Friday, July 31, 2009

The Week In Review.....

Vessels surveyed this week -

100' ex-Navy Tugboat being converted inyo yacht service

43' Hunter sail boat

42' Beneteau sail boat

42' Catalina sail boat

77' Aluminum catamran

Wednesday, July 29, 2009

Working Away Late Last Night...

We starting surveying a 77' Cat last night - while on the ways...we mapped out each hull, outboard and inboard...laid out a 24" X 18" grid system...then using 2 audio gauging units - the boys and I shot some 800 individual thickness reading. We will finish up the machinery and internal structure on Friday....


Many mui congratulations to Skip Anderson's class upon completing their OUPV training at Flagship Maritime Training Center in Fife....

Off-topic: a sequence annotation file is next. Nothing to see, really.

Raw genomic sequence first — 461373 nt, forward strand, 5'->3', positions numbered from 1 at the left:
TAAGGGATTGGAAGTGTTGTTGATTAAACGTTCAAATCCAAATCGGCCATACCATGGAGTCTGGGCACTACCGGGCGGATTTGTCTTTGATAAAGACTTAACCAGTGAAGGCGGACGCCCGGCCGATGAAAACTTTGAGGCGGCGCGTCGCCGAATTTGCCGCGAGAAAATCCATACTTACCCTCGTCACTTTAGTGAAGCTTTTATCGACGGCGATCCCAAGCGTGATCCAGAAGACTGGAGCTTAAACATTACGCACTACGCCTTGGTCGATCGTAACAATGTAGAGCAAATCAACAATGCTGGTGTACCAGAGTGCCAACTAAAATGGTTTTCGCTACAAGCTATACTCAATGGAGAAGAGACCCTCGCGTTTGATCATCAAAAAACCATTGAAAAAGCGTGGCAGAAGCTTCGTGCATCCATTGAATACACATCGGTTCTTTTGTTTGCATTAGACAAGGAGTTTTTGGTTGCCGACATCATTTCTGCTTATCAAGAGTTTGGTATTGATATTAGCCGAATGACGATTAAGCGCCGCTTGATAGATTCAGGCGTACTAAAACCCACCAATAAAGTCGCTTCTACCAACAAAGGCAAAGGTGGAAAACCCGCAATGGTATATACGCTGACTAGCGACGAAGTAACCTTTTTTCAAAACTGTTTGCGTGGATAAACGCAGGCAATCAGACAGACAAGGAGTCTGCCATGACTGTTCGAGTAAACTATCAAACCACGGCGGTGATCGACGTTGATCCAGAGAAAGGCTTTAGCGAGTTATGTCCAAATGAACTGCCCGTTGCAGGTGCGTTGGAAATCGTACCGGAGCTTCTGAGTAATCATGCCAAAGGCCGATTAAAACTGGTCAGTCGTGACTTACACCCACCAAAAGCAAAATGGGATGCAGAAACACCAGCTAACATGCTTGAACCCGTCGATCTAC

Charles O. Haughey
Philip J. Johnson
Cynthia L. Phelps
Nathan Beckett

Monday, July 27, 2009

Hi Ho ... off to work I go...

Tomorrow's weather in the greater Seattle area is supposed to be close to 100...two surveys on tap - a Hunter 42 fractional sloop in the am in Port Orchard then catch the Seattle ferry for an 77 foot catamaran.

Sunday, July 26, 2009

The Fourth Law of Mariginal Maritime Advice....

The Fourth Law of Ballistics states - as it pertains to vessel maneuvering....

Small speed - small crash

Big Speed - big crash

Learn it - love it - live it

Saturday, July 25, 2009

Cat 30 Smile...

Here's a Cat 30 smile that went bad - wasted keel bolts allowed the ballast keel to separate from the underbody .... this boat started to take on water. This is one area where a surveyor can't see. You can sound the keel bolts - but there's no magic bullet to determine if they're completely rusted off unless you drop the ballast - no cheap or easy task. bring on the 5200 and pray....

Thursday, July 23, 2009

Cosco Busan Pilot Jailed

From Maritimes News -